Children Cope with Virginia Tech Massacre

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The Virginia Tech Shootings have raised questions among children.
For most of them the massacre is the first during their lifetime.
Now parents and teachers are faced with talking about something that is new and frightening.

"Kids don't grasp exactly what happened and then they won't grasp exactly what will happen afterwards," Jessica Perry said.

The Bryan mom has already fielded several questions from her four-year-old.

"Discussing with them the possibility and bringing comfort to their little minds can be a tricky thing to do," Perry said.

Experts say there are certain ways parents should respond.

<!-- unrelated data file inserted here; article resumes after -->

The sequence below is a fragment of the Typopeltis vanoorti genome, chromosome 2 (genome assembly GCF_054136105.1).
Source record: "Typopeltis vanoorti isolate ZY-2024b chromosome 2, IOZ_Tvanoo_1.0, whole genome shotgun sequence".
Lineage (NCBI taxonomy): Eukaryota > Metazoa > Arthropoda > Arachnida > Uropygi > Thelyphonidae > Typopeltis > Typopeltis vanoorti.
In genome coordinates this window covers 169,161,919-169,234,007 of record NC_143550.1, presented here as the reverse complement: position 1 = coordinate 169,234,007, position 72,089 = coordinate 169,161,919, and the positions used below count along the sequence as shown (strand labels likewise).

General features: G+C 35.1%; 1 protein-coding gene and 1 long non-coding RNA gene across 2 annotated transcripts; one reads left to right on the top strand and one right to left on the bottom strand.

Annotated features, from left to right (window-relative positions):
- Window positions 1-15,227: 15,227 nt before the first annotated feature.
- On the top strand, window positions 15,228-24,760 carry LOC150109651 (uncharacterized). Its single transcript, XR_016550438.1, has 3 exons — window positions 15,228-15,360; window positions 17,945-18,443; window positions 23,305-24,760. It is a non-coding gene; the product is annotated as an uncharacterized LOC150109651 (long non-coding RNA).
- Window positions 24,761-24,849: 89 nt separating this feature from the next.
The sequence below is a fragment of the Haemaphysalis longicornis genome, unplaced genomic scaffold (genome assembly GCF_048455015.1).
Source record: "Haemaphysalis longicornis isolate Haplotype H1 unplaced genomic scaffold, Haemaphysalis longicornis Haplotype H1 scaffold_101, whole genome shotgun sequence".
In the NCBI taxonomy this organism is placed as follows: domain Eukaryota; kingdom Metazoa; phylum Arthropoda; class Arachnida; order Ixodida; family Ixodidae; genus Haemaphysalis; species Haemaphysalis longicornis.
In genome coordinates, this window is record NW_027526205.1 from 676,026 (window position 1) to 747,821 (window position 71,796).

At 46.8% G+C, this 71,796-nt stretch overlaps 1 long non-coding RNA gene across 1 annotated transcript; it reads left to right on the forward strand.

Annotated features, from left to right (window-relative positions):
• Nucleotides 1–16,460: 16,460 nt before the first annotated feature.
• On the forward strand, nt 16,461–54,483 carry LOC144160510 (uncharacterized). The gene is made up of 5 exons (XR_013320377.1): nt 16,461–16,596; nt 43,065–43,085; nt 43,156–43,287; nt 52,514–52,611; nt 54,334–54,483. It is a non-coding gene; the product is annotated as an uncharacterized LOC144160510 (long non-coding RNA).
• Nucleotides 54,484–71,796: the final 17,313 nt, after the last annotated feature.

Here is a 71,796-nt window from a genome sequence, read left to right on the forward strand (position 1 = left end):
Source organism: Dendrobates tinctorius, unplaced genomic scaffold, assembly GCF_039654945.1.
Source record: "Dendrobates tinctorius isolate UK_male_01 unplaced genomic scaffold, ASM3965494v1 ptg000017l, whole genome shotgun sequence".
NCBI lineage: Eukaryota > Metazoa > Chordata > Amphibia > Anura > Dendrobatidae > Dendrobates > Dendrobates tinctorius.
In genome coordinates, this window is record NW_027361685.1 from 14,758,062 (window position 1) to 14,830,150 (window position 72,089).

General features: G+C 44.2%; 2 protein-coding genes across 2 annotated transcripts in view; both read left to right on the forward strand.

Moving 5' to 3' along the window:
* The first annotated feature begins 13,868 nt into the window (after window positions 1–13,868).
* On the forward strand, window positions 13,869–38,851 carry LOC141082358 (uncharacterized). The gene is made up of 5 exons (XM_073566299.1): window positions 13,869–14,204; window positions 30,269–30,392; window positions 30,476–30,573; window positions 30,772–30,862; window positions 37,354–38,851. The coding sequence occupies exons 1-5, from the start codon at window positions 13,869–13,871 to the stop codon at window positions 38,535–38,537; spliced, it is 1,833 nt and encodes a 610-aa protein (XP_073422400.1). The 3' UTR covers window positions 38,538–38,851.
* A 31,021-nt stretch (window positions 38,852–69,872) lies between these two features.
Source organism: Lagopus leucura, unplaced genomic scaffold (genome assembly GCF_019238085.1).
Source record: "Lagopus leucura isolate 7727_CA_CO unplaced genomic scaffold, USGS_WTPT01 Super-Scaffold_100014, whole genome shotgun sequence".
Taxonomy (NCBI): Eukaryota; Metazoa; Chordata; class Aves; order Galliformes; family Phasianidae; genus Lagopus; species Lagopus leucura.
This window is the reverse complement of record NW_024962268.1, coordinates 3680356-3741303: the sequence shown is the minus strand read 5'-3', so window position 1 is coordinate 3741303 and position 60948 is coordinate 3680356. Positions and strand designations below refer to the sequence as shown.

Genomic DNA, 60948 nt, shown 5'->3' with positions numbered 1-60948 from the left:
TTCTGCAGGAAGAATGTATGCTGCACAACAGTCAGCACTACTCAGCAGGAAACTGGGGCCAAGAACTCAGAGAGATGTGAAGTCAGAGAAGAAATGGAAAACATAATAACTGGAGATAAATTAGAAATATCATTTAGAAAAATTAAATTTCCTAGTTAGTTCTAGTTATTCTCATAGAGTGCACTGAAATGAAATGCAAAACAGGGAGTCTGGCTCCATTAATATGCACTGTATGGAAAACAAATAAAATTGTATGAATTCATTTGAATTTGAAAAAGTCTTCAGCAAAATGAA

"Allow the children an opportunity to express their feelings whatever their feelings may be," Adam Saenz, a psychologist with Bryan ISD said. "Whether they are angry, fearful or sad, whatever it might be, the children need a safe environment to express those feelings."

Experts say validate their feelings, talk about your own, discuss safety plans for when they are at home and at school
and keep the conversation going.

For those children that are affected the most. Experts say watch for disruptions, like different sleeping and eating patterns, and changes in the way they socialize with others.

"We don't want to place a false sense of security with the child by giving them unrealistic expectations, but we want to focus on what families and schools are doing to keep children safe," Saenz said.

That in itself could keep these young children feeling better about a tragic situation.